In terms of its traditional elements, Cool Edit remains a rock-solid sound-editing tool that rivals more fashionable products such as Sonic Foundry's Sound Forge. Multiple undos and nondestructive editing (until a file has been saved) combined with real-time previews of applied effects made my editing sessions move along quicker. Here's a particular tasty editing feature I discovered while working with a simple vocal piece: After plastering over a rather mundane sample with the nifty Robotic delay preset, I was able to add the effect to a quick list of preferred procedures and settings that appears within the Favorites menu. After the effect was applied and tweaked to my satisfaction, I merely dropped down the Edit Favorites menu option, clicked on New in the pop-up dialog box, clicked on the Copy From Last button, and my previous actions were saved and inserted in the Favorites menu. To make sure that I didn't forget what subset the effect fell under, I gave the effect a descriptive name before I closed the Edit Favorites dialog. I was even able to create a shortcut key for my edit so that I could increase the overall pace of my editing.
As part of its effort to reach out to the dance-music community, Syntrillium has made a concerted push to include flexible looping tools in its latest Cool Edit revision. However, users have a few basic techniques to become accustomed to before migrating their Sonic Foundry Acid-honed looping skills to Cool Edit.
Once you create a new session, you need to be mindful of a few things while dropping loops into the Multitrack View. After placing the first WAV file on track 1, you will note that the Tempo field reflects the setting of the newly added file. To verify that the bpm is actually set to the loop's native tempo, right click on the block and select Loop Properties. The resulting dialog has all the pertinent info about the settings associated with the file. By right-clicking on the horizontal ruler, you can change the session mode to Bars and Beats, which is available from the pop-up Display Time Format list. Enable Snapping (Snapping > Snap to Blocks from the same ruler pop-up), and you are essentially good to go. Left-clicking on the bottom-right edge of your wave block allows for seamless stretching of your loop. From there, you can continue to add loops to your session and make global changes to the tempo or the key as needed.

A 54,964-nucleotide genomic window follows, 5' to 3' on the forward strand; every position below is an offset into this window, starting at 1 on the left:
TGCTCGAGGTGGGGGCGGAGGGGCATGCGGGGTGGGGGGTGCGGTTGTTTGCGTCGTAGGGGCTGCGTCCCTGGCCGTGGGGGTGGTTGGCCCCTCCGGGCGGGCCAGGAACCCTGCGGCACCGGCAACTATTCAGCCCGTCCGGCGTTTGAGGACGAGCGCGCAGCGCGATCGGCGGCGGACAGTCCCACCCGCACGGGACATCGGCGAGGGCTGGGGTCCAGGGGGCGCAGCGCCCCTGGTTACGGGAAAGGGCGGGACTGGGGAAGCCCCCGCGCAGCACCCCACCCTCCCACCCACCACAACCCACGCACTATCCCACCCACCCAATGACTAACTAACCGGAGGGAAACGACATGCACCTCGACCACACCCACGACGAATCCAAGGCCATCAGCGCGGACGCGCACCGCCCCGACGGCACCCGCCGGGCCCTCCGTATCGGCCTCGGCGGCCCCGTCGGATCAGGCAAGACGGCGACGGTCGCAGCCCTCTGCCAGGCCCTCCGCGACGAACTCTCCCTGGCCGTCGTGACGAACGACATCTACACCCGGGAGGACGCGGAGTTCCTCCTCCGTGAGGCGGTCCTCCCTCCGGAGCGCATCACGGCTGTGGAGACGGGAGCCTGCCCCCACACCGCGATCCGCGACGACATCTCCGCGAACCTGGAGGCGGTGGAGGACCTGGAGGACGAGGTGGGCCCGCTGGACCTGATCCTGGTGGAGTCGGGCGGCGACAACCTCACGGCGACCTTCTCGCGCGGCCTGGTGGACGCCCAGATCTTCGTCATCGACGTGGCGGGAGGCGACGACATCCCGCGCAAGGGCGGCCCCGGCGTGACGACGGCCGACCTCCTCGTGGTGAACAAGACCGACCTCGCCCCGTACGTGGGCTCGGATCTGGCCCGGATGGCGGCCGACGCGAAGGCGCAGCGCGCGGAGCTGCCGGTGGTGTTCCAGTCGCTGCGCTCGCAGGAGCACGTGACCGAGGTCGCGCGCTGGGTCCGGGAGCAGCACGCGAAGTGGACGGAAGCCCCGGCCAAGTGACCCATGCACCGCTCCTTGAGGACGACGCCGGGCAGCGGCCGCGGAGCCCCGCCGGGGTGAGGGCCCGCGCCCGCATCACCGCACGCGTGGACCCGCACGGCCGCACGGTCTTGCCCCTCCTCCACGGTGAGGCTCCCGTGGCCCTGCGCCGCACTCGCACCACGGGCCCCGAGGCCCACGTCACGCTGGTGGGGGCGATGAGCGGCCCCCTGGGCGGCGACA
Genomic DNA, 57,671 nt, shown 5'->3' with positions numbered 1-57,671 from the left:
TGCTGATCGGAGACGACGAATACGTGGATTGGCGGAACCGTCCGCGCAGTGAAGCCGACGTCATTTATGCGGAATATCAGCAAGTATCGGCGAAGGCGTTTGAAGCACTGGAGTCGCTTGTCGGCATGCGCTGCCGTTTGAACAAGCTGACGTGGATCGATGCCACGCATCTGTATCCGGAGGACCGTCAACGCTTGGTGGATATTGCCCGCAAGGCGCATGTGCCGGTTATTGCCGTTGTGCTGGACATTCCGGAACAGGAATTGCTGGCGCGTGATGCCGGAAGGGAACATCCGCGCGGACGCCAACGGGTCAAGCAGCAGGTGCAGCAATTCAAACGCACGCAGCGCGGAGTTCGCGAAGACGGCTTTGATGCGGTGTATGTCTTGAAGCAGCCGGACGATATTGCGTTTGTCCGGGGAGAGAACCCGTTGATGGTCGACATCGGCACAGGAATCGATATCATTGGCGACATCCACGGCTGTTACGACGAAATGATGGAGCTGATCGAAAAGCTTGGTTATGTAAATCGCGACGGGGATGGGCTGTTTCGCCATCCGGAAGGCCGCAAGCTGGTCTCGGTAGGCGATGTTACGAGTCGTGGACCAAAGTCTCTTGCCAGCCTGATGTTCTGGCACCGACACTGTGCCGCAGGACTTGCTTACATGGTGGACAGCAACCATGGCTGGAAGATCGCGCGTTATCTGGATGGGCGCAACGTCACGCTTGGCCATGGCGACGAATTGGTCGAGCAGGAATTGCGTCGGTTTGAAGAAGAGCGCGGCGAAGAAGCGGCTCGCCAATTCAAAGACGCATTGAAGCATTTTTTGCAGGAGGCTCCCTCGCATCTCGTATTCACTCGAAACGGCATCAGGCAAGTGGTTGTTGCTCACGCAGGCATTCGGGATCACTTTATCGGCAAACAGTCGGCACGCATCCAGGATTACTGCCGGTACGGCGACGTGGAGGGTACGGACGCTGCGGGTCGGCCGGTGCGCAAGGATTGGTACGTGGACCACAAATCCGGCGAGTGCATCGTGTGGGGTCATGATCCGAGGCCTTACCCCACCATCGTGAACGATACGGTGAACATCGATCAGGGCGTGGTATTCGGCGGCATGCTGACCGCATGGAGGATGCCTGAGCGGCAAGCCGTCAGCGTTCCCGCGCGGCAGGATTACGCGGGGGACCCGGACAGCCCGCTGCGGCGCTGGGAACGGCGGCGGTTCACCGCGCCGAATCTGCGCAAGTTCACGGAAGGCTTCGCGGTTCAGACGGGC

The company has also developed Loopology.com (http://loopology.com), a Website specifically devoted to promoting this new functionality. Loopology.com offers thousands of royalty-free loops of almost any musical flavor. Loop sets from Loopology.com are only available in a Cool Edit's proprietary mp3Pro-encoded CEL format. CEL files are essentially MP3-formatted data with an additional header of information that facilitates the looping process. CEL files are still rendered at CD quality, though much smaller size, so users armed with DSL or cable modem connections can acquire and audition whole handfuls of loops at faster speeds. In addition, all of the material offered at Loopology.com is performed (not sequenced) by professional musicians. The site also hosts a moderated forum for users interested in swapping tips and techniques.